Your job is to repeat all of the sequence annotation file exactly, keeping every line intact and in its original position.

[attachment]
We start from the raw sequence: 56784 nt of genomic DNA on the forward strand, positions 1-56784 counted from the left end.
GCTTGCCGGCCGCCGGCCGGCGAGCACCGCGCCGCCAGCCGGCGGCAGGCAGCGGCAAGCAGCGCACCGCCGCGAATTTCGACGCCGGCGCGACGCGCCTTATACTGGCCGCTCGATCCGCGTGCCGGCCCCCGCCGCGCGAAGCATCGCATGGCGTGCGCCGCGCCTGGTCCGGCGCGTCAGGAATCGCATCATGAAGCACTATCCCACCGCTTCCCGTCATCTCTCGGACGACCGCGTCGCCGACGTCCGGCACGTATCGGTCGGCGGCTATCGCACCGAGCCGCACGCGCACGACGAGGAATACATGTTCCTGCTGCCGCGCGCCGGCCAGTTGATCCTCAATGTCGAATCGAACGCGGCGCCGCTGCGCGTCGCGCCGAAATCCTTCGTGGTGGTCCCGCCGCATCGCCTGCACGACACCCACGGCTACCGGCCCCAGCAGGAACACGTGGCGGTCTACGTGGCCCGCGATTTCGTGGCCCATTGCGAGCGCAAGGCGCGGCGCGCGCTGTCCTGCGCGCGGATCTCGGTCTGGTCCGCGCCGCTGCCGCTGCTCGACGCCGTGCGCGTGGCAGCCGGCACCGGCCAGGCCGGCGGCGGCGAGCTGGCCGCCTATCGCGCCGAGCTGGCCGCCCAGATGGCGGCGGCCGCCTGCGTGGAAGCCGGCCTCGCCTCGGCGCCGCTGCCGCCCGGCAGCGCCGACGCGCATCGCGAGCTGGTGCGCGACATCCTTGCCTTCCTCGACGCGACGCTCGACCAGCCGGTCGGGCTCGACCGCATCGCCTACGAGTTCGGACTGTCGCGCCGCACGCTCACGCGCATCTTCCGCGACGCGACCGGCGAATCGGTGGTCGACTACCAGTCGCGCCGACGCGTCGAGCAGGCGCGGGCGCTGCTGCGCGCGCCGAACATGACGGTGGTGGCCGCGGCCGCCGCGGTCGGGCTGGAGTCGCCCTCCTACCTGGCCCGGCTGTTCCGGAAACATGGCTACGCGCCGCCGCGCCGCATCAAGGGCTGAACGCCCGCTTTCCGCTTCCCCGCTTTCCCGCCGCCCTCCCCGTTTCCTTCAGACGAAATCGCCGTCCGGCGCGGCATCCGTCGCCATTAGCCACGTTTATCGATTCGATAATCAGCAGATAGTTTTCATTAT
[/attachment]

We start from the raw sequence: 56784 nt of genomic DNA on the forward strand, positions 1-56784 counted from the left end.
GCTTGCCGGCCGCCGGCCGGCGAGCACCGCGCCGCCAGCCGGCGGCAGGCAGCGGCAAGCAGCGCACCGCCGCGAATTTCGACGCCGGCGCGACGCGCCTTATACTGGCCGCTCGATCCGCGTGCCGGCCCCCGCCGCGCGAAGCATCGCATGGCGTGCGCCGCGCCTGGTCCGGCGCGTCAGGAATCGCATCATGAAGCACTATCCCACCGCTTCCCGTCATCTCTCGGACGACCGCGTCGCCGACGTCCGGCACGTATCGGTCGGCGGCTATCGCACCGAGCCGCACGCGCACGACGAGGAATACATGTTCCTGCTGCCGCGCGCCGGCCAGTTGATCCTCAATGTCGAATCGAACGCGGCGCCGCTGCGCGTCGCGCCGAAATCCTTCGTGGTGGTCCCGCCGCATCGCCTGCACGACACCCACGGCTACCGGCCCCAGCAGGAACACGTGGCGGTCTACGTGGCCCGCGATTTCGTGGCCCATTGCGAGCGCAAGGCGCGGCGCGCGCTGTCCTGCGCGCGGATCTCGGTCTGGTCCGCGCCGCTGCCGCTGCTCGACGCCGTGCGCGTGGCAGCCGGCACCGGCCAGGCCGGCGGCGGCGAGCTGGCCGCCTATCGCGCCGAGCTGGCCGCCCAGATGGCGGCGGCCGCCTGCGTGGAAGCCGGCCTCGCCTCGGCGCCGCTGCCGCCCGGCAGCGCCGACGCGCATCGCGAGCTGGTGCGCGACATCCTTGCCTTCCTCGACGCGACGCTCGACCAGCCGGTCGGGCTCGACCGCATCGCCTACGAGTTCGGACTGTCGCGCCGCACGCTCACGCGCATCTTCCGCGACGCGACCGGCGAATCGGTGGTCGACTACCAGTCGCGCCGACGCGTCGAGCAGGCGCGGGCGCTGCTGCGCGCGCCGAACATGACGGTGGTGGCCGCGGCCGCCGCGGTCGGGCTGGAGTCGCCCTCCTACCTGGCCCGGCTGTTCCGGAAACATGGCTACGCGCCGCCGCGCCGCATCAAGGGCTGAACGCCCGCTTTCCGCTTCCCCGCTTTCCCGCCGCCCTCCCCGTTTCCTTCAGACGAAATCGCCGTCCGGCGCGGCATCCGTCGCCATTAGCCACGTTTATCGATTCGATAATCAGCAGATAGTTTTCATTAT